Introduction to Toilets
Toilets have been around for a very long time. Some reports that claim toilets have been in use as long ago as ancient Babylonia in the palace of Sargon the Great and in 2000, archaeologists discovered a 2000-year-old toilet in the tomb of a Han king in China.
Although in general, inventions get better and better over time, toilet functionality took a downswing after a 1992 federal law mandated that new household toilets use no more than 1.6 gallons (6.05 liters) of water per flush after January 1, 1994. This move, designed to conserve water, resulted in some inferior toilet designs in the first few years, as manufacturers tried to figure out how to adapt toilets that had used 3.5 (13.24 liters) or 5 gallons (18.92 liters) per flush. The result was a number of models with very poor performance and frequent clogs. But after several years of experimenting, the design of toilets has improved—though there is an inherent limit to the amount of waste the smaller tank can process. These recent innovations have improved their functionality.
Although the reduction in water usage was significant with the move to a 1.6 gallon limit—estimated as 14,000 gallons per year for a family of four—some manufacturers have gone even farther, introducing a dual-flush toilet that saves more water. These toilets offer a choice of flush volumes so that the user can choose. The general rate is 1.6 gallons for solid waste and .8 gallons (3.02 liters) for liquids.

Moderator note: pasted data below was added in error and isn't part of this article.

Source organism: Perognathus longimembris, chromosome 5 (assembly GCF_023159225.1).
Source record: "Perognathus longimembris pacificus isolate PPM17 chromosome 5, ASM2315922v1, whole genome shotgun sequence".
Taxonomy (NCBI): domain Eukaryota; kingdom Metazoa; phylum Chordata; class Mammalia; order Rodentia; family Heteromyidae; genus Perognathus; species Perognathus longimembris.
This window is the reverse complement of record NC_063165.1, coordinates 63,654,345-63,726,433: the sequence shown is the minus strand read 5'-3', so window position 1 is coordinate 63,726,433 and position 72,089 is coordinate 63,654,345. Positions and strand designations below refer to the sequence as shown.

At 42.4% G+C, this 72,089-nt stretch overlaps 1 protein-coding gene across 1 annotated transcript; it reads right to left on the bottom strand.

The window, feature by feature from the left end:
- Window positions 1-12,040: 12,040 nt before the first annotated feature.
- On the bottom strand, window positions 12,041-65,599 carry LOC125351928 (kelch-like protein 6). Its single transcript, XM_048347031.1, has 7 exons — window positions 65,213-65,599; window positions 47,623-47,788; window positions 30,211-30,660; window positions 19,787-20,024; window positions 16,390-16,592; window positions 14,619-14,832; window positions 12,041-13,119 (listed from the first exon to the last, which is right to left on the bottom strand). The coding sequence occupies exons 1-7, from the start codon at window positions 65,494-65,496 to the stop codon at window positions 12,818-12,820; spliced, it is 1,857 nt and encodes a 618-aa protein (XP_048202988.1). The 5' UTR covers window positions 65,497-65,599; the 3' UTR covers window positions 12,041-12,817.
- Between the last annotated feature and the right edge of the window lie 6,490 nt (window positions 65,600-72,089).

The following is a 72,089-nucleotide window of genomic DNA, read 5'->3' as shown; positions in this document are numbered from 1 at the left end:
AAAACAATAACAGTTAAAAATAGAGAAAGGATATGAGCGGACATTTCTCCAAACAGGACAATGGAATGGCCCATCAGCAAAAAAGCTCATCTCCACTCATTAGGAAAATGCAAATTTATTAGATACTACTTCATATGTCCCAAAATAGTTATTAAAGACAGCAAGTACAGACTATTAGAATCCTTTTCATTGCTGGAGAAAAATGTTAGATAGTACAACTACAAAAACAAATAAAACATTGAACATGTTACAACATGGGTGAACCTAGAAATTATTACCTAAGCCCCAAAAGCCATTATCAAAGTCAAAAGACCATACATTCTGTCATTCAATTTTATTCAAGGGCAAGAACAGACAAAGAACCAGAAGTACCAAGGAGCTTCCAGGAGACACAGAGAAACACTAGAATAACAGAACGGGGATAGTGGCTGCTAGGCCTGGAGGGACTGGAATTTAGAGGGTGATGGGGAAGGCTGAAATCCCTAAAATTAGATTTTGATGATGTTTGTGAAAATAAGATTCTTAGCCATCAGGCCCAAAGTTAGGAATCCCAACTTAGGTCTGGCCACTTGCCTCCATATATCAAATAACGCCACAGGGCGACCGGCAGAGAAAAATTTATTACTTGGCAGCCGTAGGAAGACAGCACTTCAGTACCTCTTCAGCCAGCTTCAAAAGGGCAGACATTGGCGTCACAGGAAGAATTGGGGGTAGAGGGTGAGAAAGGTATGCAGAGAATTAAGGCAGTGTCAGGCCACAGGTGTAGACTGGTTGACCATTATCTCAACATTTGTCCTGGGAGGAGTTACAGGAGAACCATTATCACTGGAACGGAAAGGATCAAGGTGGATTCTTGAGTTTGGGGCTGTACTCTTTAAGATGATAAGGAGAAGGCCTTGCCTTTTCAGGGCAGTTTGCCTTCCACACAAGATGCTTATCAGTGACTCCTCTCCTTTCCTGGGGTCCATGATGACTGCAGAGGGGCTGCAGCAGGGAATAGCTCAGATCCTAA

There are three main ways that toilets work to flush waste: pressure-assist, vacuum-assist, and gravity.
- Pressure-assist toilets, (also called “pressure-assisted” toilets) with their enhanced flushing power, are the kind most often found in public restrooms. Featuring a tank-less design, they work by having water replace air in a sealed area so that the water pushes the waste from the bowl. But the great pressure used leads to another “feature” that may not be so desirable: they’re quite noisy. Another drawback is that the water pressure requirements are more than twice that of gravity toilets.
- Vacuum-assist toilets use a chamber to pull air out a trap area, allowing it to fill with water while clearing waste from the bowl. These toilets are quiet, but have significantly less flushing power than pressure-assist toilets.
- Gravity toilets are the most common type. A tank mounted above the bowl drops water into the bowl and trap to wash waste away. Requiring pressure as low as 10 pounds per square inch (68 947 pascals), these toilets can function in situations in which the water pressure is too low for pressure-assist toilets. And being the most common choice for a household—due to low water pressure requirements, quietness, and track record—they have the most models available.
Toilet bowls, made of vitreous china, come in two standard shapes: rounded and elongated. The rounded shape both saves space and works with a greater variety of seats. Toilets are also available in several heights, and there are three standard models:
- Two-piece toilets have a floor mount and a separate tank that are bolted together. They are less expensive to purchase than one-piece designs, but more difficult to keep clean.
- One-piece toilets include both the bowl and tank as a single element. They tend to be more compact than two-piece toilets, as well as easier to keep clean, but also more expensive.
- Wall-hung toilets are fastened to the wall and have no pedestal. The tank is contained within the wall, saving space in the room and making the flush quieter. This also contributes to easier cleaning.
Toilets are available individually and as part of bathroom suites and ensembles, in which they may be combined with bidets, sinks, baths, showers, faucet fixtures, toilet seats, whirlpools, and other items, all in coordinated style and colors.
Written by Mary Elizabeth
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